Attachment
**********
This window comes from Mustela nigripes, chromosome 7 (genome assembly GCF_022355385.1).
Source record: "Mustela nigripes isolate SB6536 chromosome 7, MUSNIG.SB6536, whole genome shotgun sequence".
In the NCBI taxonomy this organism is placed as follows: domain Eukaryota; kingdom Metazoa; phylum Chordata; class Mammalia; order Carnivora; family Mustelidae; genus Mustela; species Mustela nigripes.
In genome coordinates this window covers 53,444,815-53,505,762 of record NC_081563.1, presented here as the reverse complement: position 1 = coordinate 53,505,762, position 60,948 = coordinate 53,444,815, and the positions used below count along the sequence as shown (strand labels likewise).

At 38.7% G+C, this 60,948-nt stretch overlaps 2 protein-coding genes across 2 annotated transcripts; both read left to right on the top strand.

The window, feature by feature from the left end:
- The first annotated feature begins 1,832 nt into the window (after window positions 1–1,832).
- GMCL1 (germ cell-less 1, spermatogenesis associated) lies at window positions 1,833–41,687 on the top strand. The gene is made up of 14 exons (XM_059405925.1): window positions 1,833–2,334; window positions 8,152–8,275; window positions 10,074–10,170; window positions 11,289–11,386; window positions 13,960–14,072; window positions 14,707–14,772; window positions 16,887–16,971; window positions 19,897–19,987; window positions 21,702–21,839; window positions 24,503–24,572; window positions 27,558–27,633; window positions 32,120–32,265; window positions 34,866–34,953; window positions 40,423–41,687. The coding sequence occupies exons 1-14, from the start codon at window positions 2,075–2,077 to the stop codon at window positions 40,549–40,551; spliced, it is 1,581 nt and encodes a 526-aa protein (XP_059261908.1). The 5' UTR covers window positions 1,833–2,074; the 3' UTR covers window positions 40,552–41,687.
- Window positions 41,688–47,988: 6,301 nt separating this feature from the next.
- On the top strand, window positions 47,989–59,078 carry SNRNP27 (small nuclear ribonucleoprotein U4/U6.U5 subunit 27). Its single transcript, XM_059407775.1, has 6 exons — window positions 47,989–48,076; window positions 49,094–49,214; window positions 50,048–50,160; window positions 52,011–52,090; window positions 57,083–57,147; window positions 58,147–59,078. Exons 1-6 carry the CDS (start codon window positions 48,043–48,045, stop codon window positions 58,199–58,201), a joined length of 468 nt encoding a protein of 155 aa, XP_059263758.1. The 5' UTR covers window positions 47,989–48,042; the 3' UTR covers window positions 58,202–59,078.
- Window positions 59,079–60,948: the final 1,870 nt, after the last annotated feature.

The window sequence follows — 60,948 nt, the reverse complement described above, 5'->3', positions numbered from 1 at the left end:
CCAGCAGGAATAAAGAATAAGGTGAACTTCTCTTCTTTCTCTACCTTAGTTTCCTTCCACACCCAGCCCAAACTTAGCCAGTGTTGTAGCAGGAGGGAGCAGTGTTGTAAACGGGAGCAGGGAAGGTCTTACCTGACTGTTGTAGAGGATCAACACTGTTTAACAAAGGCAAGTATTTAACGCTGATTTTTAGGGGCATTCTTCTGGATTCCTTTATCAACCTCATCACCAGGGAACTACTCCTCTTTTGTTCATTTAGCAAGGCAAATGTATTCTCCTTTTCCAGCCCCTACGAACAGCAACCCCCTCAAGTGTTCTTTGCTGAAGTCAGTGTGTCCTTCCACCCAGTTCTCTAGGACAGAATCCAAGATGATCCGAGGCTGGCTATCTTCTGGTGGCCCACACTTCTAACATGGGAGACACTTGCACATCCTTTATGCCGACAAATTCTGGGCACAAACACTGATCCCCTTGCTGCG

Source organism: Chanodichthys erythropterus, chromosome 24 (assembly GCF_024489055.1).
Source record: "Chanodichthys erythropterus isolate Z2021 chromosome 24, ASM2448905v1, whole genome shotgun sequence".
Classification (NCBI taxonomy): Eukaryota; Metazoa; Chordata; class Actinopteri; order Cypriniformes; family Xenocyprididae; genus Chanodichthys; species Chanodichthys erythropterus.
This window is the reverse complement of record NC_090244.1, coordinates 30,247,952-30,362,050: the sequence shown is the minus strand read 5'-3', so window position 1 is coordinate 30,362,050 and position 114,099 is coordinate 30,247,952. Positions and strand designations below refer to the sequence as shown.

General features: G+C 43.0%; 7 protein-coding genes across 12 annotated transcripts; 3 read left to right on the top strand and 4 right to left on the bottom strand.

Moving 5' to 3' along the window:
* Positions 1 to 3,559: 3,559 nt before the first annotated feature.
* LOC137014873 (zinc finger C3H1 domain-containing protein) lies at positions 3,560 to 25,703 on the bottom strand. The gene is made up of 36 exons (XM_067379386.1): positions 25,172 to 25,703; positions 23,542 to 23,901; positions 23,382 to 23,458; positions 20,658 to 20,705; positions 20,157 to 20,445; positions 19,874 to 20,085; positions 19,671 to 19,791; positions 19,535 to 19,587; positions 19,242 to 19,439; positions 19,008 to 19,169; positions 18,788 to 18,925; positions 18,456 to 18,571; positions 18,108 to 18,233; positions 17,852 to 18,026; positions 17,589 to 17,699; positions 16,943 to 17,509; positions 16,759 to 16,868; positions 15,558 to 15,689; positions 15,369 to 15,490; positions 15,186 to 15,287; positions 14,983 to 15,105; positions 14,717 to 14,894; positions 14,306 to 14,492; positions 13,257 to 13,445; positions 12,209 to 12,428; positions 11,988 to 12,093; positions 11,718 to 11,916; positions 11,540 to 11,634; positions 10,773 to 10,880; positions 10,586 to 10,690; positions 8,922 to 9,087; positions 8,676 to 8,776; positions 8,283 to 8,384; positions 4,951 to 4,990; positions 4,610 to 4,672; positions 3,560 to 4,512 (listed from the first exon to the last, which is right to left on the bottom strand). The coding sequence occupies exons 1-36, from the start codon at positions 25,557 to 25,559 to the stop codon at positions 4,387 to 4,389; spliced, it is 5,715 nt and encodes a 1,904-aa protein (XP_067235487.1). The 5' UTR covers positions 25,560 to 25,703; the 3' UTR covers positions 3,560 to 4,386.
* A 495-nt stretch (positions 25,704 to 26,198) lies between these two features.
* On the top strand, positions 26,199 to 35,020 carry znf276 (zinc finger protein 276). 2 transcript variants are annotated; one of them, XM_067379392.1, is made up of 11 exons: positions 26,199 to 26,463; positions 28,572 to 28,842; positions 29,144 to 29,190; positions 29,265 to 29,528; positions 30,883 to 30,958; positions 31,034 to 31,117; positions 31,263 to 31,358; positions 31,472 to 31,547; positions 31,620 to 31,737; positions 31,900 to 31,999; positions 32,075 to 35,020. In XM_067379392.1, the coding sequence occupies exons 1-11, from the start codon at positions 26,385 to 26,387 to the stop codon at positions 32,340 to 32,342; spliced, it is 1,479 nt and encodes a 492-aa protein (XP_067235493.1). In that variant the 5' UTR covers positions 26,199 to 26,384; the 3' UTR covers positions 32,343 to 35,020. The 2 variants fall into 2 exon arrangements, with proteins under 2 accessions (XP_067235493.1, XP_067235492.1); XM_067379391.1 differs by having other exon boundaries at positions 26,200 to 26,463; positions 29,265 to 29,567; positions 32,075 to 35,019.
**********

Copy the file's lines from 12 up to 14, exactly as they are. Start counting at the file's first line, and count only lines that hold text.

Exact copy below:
The window sequence follows — 60,948 nt, the reverse complement described above, 5'->3', positions numbered from 1 at the left end:
CCAGCAGGAATAAAGAATAAGGTGAACTTCTCTTCTTTCTCTACCTTAGTTTCCTTCCACACCCAGCCCAAACTTAGCCAGTGTTGTAGCAGGAGGGAGCAGTGTTGTAAACGGGAGCAGGGAAGGTCTTACCTGACTGTTGTAGAGGATCAACACTGTTTAACAAAGGCAAGTATTTAACGCTGATTTTTAGGGGCATTCTTCTGGATTCCTTTATCAACCTCATCACCAGGGAACTACTCCTCTTTTGTTCATTTAGCAAGGCAAATGTATTCTCCTTTTCCAGCCCCTACGAACAGCAACCCCCTCAAGTGTTCTTTGCTGAAGTCAGTGTGTCCTTCCACCCAGTTCTCTAGGACAGAATCCAAGATGATCCGAGGCTGGCTATCTTCTGGTGGCCCACACTTCTAACATGGGAGACACTTGCACATCCTTTATGCCGACAAATTCTGGGCACAAACACTGATCCCCTTGCTGCG

Source organism: Chanodichthys erythropterus, chromosome 24 (assembly GCF_024489055.1).